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Baby Budget Cuts You Don’t Want to Make

by Sandra Gordon

From diapers and daycare to luxury strollers and irresistible pint-size fashions, a new baby can cost a bundle. Of course, there are ways to stretch your budget—and plenty of not-so-smart ways to save too.

In my book, “Save a Bundle: 50+ Ways to Save Big on Baby Gear,” I tell parents to put these cost-cutters on the no-no list because they can jeopardize your baby’s health and safety, which should always be your top priority.

Risky Baby Savings

Buying a used car seat. Although there are many baby items you can borrow or buy secondhand, don't make a car seat one of them if you can avoid it. A used seat may have been in a crash or recalled. The manufacturer's instructions may be missing. You’ll need them to install the car seat properly, which is crucial for keeping your baby safe on the road.

Getting a great crib deal on Craig’s List. Sure, you can probably a get used crib for next to nothing from a secondhand seller. But a crib that’s not new may not meet the latest safety standards. Updated federal crib regulations stopped the manufacture and sale of drop-side cribs, made crib mattress supports stronger, the hardware more durable, and safety testing more rigorous. To ensure that your baby sleeps safely, buy a new crib, made after June 2011. By law, it must have stationary sides, with no moving parts that can potentially malfunction.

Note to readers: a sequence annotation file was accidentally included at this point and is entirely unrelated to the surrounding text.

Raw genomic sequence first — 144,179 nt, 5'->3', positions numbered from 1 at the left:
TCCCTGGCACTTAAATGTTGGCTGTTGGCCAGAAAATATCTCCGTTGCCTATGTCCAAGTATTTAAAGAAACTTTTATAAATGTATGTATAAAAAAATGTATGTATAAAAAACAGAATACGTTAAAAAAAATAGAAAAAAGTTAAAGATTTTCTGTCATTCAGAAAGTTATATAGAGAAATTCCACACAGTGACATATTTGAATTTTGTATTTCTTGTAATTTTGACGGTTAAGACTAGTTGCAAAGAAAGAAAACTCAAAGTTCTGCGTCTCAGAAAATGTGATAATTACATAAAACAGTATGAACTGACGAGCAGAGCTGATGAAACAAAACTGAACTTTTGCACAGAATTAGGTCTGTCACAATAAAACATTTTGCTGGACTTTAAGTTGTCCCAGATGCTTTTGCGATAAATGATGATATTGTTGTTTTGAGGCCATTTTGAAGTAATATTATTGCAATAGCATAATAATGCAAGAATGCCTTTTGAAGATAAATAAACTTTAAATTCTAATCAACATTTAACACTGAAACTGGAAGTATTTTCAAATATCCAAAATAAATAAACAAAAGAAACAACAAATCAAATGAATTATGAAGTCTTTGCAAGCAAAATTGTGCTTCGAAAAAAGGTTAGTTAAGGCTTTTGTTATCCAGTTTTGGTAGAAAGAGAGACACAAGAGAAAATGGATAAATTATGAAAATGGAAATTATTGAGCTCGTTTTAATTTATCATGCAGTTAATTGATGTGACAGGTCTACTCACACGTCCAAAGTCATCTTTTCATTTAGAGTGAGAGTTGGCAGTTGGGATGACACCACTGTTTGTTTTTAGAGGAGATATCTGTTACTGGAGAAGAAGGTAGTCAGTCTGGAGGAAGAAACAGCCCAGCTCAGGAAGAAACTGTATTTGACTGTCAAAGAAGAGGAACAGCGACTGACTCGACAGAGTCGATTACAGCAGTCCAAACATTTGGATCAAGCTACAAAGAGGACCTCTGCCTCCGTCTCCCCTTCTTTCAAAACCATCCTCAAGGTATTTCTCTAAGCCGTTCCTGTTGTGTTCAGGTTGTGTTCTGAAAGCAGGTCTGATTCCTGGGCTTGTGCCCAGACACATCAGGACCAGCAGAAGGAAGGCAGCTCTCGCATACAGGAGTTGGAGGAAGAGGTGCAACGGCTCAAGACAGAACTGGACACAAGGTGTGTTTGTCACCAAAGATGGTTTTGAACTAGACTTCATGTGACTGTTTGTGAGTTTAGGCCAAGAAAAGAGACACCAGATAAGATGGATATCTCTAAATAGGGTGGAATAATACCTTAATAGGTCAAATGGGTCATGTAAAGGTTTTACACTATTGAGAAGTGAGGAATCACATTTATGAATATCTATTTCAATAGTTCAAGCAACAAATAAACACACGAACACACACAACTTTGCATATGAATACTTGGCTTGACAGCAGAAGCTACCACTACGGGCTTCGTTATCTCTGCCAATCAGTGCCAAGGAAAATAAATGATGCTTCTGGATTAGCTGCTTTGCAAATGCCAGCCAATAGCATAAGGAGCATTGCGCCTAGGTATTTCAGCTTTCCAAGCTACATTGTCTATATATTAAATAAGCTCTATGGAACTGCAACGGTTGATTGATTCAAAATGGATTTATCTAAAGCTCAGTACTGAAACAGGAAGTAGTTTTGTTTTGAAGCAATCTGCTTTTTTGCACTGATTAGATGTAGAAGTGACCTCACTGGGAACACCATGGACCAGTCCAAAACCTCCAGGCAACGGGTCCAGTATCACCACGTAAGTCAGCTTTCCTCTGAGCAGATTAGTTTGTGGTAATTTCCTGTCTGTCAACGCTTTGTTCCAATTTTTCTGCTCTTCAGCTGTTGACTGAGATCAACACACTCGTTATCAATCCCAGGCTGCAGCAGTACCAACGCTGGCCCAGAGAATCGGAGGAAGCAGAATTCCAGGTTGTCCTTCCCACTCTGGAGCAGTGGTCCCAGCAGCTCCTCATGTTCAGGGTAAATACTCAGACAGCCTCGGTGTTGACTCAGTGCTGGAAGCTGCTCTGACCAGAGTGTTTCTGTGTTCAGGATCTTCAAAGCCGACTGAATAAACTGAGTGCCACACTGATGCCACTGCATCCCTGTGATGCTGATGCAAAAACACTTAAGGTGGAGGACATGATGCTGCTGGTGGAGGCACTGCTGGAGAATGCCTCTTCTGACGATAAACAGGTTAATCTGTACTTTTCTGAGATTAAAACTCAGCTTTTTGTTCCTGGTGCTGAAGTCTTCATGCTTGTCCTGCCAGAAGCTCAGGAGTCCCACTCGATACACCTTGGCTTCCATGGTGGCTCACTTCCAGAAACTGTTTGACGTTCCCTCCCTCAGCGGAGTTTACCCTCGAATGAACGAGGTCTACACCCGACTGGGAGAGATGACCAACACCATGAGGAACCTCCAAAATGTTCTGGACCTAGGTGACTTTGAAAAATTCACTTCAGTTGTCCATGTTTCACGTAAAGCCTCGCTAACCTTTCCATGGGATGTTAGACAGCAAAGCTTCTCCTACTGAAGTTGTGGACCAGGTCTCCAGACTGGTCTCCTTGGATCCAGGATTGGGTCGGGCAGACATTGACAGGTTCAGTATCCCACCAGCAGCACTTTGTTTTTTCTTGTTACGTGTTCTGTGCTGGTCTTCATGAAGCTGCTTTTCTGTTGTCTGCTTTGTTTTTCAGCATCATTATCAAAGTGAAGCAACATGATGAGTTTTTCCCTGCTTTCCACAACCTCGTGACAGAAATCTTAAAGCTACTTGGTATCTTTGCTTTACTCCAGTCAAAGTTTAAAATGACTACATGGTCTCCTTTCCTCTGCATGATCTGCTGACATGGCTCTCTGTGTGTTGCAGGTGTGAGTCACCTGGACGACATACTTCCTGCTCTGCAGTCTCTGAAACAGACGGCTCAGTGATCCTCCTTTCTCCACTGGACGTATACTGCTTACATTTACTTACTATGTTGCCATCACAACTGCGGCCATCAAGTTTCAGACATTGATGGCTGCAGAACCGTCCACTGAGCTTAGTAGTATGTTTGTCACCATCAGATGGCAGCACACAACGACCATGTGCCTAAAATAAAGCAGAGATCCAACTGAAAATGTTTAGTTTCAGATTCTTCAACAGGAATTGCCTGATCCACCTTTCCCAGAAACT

Selecting the cheapest crib mattress. Babies need the support of a firm mattress for their growing bones and to reduce the risks of SIDS. But many parents just buy the cheapest crib mattress they can find, which tends to be mushy. Don’t go with the lowest priced. Aim to spend around $150 on this item, either foam or innerspring.

Stretching infant formula with extra water. Diluted formula won’t meet your baby’s nutritional needs and can cause water intoxication, which is potentially deadly. No cost savings is worth that risk. To save money, buy store-brand formulas, such as Walmart’s Parent’s Choice and Target’s Up & Up, and prepare them exactly according to label directions. Store-brand formulas provide the same complete nutrition as name-brand formulas yet cost up to half the price, helping parents save a lot of money.

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For more baby safety tips, visit

About the Author

Sandra Gordon

Sandra Gordon is a consumer products expert, a writer, and a mother of two. She has appeared on NBC's Today Show and as a baby safety expert on The Discovery Health Channel's "Make Room for Baby." A Consumer Reports author, her latest book is Save a Bundle: 50+ Ways to Save Big on Baby Gear.

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